An example is the shape of buildings seen from above: they are round and the bases (plazas) are square, which symbolizes heaven and earth (according to ancient Chinese beliefs, heaven is round and earth is square). Also, the shape of the entire park is a combination of a semicircle (to the north) and a square (to the south).
The most popular and impressive building is the Birth Prayer Pavilion. By the way, it is one of the most distinctive places in Beijing, it is this Pavilion that adorns postcards, magnets and covers of guidebooks (although maybe now it should be written that it is the main photo on blogs ;) ).
The pavilion sits on a three-story marble terrace, and is covered by a three-level roof. In the center are 4 central pillars symbolizing the seasons, the 12 pillars in the first circle symbolize the months, and the next 12 are symbolic of the day (12 hours as in a clock). More interestingly, the pillars supporting the structure are made of wood, and not a single nail or drop of cement was used to make them.
We recommend taking a walk around the temple, which is on a hill so that, weather permitting, you can enjoy a panoramic view of Beijing.
There is also a small panorama from the site:Please define valid width and height attributes for remote images. This will also optimize the loading time of the remote panorama.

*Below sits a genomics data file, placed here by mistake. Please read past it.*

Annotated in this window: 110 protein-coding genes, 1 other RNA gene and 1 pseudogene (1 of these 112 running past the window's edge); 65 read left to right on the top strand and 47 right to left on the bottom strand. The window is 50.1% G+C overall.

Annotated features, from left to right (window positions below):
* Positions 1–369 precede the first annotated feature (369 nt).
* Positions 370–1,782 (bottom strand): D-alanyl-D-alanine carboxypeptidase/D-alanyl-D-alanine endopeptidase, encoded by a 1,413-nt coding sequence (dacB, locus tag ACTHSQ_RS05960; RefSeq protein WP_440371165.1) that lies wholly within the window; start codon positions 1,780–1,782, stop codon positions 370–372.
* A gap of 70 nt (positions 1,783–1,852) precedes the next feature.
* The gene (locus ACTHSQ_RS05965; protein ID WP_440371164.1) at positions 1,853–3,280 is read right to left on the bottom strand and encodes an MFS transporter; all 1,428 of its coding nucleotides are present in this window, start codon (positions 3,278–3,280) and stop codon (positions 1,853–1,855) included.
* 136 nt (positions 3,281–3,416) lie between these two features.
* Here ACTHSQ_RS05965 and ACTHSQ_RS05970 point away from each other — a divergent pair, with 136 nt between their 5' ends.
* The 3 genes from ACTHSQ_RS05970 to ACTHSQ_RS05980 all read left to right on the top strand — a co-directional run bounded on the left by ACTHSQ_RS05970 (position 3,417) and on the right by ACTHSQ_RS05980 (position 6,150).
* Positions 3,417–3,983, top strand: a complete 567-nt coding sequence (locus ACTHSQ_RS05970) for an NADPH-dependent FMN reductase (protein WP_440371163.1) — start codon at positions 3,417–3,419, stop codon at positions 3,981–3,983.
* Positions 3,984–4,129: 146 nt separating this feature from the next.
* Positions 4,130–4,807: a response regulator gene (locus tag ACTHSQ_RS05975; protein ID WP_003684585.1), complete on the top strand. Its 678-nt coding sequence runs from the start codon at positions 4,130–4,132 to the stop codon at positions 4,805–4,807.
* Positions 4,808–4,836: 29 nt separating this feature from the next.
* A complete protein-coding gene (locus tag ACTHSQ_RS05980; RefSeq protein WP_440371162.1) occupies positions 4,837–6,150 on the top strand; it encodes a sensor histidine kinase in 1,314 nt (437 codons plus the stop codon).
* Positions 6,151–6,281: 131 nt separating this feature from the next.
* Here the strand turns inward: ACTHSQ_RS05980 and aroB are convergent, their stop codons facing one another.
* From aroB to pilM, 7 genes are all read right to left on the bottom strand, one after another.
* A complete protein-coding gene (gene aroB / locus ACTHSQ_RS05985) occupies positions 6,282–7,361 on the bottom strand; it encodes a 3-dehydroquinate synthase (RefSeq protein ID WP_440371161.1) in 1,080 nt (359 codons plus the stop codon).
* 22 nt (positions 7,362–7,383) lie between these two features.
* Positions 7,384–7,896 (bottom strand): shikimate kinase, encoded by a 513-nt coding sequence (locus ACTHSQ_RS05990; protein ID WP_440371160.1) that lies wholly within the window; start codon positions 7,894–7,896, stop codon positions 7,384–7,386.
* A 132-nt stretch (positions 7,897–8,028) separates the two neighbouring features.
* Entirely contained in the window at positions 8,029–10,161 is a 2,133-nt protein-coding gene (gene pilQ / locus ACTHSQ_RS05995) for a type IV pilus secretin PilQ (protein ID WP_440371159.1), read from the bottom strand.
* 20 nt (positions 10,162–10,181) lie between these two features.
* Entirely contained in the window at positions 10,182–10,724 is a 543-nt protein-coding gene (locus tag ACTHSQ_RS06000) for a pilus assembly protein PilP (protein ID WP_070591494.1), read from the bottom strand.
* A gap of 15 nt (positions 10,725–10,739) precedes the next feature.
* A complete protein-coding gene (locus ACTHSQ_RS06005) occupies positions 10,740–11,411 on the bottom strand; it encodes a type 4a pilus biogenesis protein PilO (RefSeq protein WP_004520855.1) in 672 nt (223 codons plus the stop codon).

From the Birth Prayer Pavilion to the south leads the Red Bridge, by which we reached the Imperial Vault of Heaven and the Round Altar. On the Bridge, there is a separate lane in the middle, which the emperor walked between the buildings, and is now used by visitors to perfectly position themselves for a photo with the Temple of Heaven in the background ;)
The Round Altar was the most important place in the complex – here the emperor offered sacrifices. Here the number 9 rules: on the upper level there are 9 stone circles, each with 9 stones. The middle and lower levels also have 9 circles each, and in addition, the number of stairs and railings is divisible by 9 (admittedly, we didn’t count, but we’ll take your word for it). There is also a wooden temple called the Imperial Vault of Heaven, a sort of smaller copy of the Birth Prayer Pavilion along with the Wall of Whispers.
As we mentioned, there are more buildings on the grounds that you can also look into, such as the Animal Killing Pavilion, where oxen, sheep and other poor animals were sacrificed.
If you have a moment, the former kitchen area is also worth a look. Although during our stay the biggest attraction there was the… Olive ;)
We particularly liked the long corridor, similar to the one we saw at the Summer Palace, but it’s different here. Decorations aside, the atmosphere here is more pleasant and family-oriented. Walking around, every now and then you can see groups of elderly people coming together to spend a quiet afternoon and play cards or checkers.
Unfortunately, the place is not handicapped- and stroller-accessible, something we are slowly starting to get used to (in Beijing).
Is it worth it?
It took us slightly more than 2 hours to tour the entire complex, and it was definitely worth coming here. The well-maintained grounds offer the possibility of even a longer tour with a dose of peaceful relaxation :)
After the tour we went to eat something and went shopping at the aforementioned Chinese market, but about that another time ;)